Book review: Greenlights by Matthew McConaughey

I never cared about Matthew’s romcom roles, and I’ve never seen him as a sex symbol. Sure, he’s got objectively good looks, but chacun son goût (to each their own.)

When he starred in movies like Lincoln Lawyer and Mud, I paid attention. Then he won an Oscar for Dallas Buyer’s Club. I appreciated his acceptance speech, and even clapped when he said his catchphrase, “Alright, alright, alright.” I still think his role in the TV show True Detective is his best yet.

All this to say, I’m aware of him. I’ve always thought Matthew a bit of a smart alec with the kind of over-sized confidence only an American can have. But maybe if I looked like him, I’d be that confident too.

Still, listening to Greenlights — and you HAVE to listen to this book, not read it, at least the first time — I felt I absorbed some of his confidence just by hearing his proverbs, poems, and quotations.

I listened to his memoir with an open mind. I found out about Greenlights in his interview on Real Time with Bill Maher. I felt sorry for Matthew because Bill didn’t seem interested in hearing about his book.

I like rolling the dice, so maybe that’s why I thought, “What the hell, I’m going to check out his book.”

I did. I enjoyed it.

I thought it was cute that he put ‘bumper’ and ‘sticker’ together to make a ‘new’ word: bumpersticker. I love new words, so I thought, “Sure, go for it.” A bumpersticker introduces a poem, saying, proverb or note to self.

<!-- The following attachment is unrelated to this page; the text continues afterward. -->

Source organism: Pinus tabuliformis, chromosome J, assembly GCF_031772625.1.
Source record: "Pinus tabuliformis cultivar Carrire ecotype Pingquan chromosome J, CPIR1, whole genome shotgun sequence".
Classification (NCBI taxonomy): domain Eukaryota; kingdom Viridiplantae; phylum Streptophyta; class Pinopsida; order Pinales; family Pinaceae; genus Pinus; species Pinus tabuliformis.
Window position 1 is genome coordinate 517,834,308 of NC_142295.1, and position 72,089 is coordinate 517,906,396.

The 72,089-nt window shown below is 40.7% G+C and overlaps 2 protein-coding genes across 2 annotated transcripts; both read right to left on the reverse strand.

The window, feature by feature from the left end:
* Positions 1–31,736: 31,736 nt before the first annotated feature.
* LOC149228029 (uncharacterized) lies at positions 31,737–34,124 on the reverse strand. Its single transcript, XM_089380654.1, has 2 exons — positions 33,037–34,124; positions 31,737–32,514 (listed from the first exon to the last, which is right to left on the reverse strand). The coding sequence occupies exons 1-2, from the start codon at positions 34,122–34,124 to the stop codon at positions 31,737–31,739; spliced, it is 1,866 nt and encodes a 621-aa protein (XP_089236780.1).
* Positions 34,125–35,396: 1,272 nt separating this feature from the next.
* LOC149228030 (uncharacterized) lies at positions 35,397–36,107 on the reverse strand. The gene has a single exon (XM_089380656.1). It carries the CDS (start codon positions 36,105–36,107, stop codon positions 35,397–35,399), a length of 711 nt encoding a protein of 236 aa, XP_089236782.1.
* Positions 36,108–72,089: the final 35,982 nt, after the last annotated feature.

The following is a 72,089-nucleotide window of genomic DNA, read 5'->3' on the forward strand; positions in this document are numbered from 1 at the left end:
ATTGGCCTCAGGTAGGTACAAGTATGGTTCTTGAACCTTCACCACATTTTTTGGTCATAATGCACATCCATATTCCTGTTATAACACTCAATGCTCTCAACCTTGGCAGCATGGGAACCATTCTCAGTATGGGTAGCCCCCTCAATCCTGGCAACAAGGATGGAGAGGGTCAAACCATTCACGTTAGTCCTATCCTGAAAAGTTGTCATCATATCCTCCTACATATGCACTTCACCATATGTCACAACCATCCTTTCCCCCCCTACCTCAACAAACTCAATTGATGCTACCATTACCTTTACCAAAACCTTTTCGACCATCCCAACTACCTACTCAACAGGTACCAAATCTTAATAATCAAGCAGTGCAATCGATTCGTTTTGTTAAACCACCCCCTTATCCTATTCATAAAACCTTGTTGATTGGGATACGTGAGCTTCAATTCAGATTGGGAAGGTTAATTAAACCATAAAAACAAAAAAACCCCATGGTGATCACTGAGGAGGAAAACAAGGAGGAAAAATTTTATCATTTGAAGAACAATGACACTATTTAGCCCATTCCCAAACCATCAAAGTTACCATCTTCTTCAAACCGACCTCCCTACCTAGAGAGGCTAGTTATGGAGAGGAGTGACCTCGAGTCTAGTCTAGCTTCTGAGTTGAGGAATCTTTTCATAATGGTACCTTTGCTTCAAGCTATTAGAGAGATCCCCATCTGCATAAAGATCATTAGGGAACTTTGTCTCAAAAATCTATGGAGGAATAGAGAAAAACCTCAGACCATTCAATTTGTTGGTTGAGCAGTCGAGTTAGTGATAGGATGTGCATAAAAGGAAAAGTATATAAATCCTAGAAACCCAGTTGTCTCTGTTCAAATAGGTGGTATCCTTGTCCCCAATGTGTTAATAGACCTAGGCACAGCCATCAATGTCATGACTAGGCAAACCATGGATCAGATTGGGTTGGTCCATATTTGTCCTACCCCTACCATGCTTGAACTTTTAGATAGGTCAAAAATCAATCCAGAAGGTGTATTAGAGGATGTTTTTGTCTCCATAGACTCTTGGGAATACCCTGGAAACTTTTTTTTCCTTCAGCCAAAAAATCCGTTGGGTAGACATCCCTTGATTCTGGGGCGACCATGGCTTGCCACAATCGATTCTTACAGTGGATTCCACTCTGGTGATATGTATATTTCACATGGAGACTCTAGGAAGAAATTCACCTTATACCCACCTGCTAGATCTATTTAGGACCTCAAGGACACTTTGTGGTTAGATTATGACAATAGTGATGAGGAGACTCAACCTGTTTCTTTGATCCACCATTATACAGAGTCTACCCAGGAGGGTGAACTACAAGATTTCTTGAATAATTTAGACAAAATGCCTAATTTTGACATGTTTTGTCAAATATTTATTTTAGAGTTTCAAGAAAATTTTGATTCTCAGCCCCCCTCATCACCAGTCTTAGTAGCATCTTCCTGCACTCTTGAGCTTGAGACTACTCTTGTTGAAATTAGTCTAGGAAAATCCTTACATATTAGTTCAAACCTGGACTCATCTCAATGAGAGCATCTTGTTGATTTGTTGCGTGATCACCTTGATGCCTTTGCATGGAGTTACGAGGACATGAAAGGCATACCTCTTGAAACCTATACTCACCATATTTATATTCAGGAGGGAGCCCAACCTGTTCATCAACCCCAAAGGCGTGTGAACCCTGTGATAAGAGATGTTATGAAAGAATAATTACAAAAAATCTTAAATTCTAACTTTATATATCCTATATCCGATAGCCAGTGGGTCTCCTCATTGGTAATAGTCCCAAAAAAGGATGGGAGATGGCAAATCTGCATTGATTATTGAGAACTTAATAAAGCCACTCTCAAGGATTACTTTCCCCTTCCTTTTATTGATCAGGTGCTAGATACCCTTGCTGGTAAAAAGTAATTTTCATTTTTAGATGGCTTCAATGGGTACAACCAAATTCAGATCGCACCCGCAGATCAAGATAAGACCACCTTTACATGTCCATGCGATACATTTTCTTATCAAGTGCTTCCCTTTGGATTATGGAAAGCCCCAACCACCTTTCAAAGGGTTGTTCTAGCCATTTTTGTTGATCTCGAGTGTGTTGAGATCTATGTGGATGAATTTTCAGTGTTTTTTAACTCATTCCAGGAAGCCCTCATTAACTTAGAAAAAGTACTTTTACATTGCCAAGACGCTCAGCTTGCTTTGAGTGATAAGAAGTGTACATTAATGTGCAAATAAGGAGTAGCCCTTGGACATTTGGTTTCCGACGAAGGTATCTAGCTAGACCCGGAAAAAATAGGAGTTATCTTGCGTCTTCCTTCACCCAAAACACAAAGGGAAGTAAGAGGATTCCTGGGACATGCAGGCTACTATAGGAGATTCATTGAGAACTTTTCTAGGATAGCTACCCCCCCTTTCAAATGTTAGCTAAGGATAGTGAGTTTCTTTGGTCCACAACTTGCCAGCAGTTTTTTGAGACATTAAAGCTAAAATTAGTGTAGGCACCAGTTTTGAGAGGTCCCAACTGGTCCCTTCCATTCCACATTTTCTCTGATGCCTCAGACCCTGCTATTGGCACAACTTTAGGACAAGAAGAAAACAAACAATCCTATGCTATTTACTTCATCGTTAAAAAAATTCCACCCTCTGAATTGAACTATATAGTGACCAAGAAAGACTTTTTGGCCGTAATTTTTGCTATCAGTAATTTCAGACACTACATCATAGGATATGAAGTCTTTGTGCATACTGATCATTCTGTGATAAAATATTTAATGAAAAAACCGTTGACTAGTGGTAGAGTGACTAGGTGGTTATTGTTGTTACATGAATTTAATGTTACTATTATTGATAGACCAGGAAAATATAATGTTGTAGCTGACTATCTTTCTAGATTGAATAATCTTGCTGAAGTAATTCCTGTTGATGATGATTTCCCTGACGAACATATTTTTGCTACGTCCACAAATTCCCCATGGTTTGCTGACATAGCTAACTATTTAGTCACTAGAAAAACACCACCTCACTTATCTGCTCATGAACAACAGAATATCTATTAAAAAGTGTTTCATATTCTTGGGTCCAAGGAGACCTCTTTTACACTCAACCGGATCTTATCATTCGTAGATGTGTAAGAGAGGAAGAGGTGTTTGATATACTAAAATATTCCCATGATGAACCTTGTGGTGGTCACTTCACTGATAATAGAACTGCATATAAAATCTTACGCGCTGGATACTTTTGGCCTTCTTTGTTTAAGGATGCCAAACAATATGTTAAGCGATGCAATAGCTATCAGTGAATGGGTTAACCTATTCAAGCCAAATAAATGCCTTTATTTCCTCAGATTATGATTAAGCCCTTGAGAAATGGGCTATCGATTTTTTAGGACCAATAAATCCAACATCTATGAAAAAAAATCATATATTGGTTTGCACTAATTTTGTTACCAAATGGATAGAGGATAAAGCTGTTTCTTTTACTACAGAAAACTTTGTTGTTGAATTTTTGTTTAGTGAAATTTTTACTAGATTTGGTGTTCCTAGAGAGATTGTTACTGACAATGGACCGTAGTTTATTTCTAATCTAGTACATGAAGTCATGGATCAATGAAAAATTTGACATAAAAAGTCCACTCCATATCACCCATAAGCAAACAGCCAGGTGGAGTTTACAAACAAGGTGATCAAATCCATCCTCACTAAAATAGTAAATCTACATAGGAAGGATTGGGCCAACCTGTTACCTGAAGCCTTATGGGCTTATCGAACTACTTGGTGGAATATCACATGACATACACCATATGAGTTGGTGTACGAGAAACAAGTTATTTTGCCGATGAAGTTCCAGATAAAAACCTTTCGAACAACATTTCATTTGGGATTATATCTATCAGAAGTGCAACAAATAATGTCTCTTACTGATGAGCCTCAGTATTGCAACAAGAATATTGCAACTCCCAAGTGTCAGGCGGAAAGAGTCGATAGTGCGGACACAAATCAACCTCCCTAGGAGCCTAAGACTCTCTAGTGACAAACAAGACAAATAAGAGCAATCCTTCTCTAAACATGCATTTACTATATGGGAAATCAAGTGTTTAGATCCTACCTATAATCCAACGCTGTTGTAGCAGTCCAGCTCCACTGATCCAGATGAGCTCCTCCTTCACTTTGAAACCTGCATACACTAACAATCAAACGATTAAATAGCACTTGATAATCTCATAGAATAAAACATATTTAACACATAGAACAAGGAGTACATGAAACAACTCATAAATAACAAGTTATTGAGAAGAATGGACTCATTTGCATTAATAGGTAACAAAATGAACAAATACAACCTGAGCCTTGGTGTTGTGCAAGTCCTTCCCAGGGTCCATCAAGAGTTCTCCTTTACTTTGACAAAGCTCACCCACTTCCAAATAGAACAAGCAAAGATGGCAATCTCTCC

I let myself learn from his life story. It’s well-written, with a good narrative pace and structure. It’s always fun to get a glimpse of a different way of experiencing the world (isn’t that why we read in the first place?) and his life experience is very different from mine. I wonder if he and his brothers survived their childhood out of a superhuman level of resilience, or a whole lot of therapy. Either way, it takes a lot to be able to maintain good family relationships, and I respect what it took for him to do that.

The book includes several ‘Note to Self’ moments. The one that most resonated with me was:


Any success takes one in a row.
Do one thing well, then another.
Once, then once more.
Over and over until the end,
then it’s oneinarow again.

I know, it doesn’t sound that profound, but it does in the context of his story, and it does when you really think about it. I recently had an important professional success, and while I wondered when the next would come, I heard that ‘Note to Self’ and thought — exactly. Get to work, Anna.

Greenlights is mostly about Matthew’s family life and the decisions he made to pursue his goals as he had them. It’s not a tell-all Hollywood story. It’s the story of one man’s life so far, the way he sees it.

I betcha one day he said to himself, “I’m going to write a book about my life.” And then he did, with one word, then another, and then another until the end. We should all try to do the same, whatever we’re trying to achieve.

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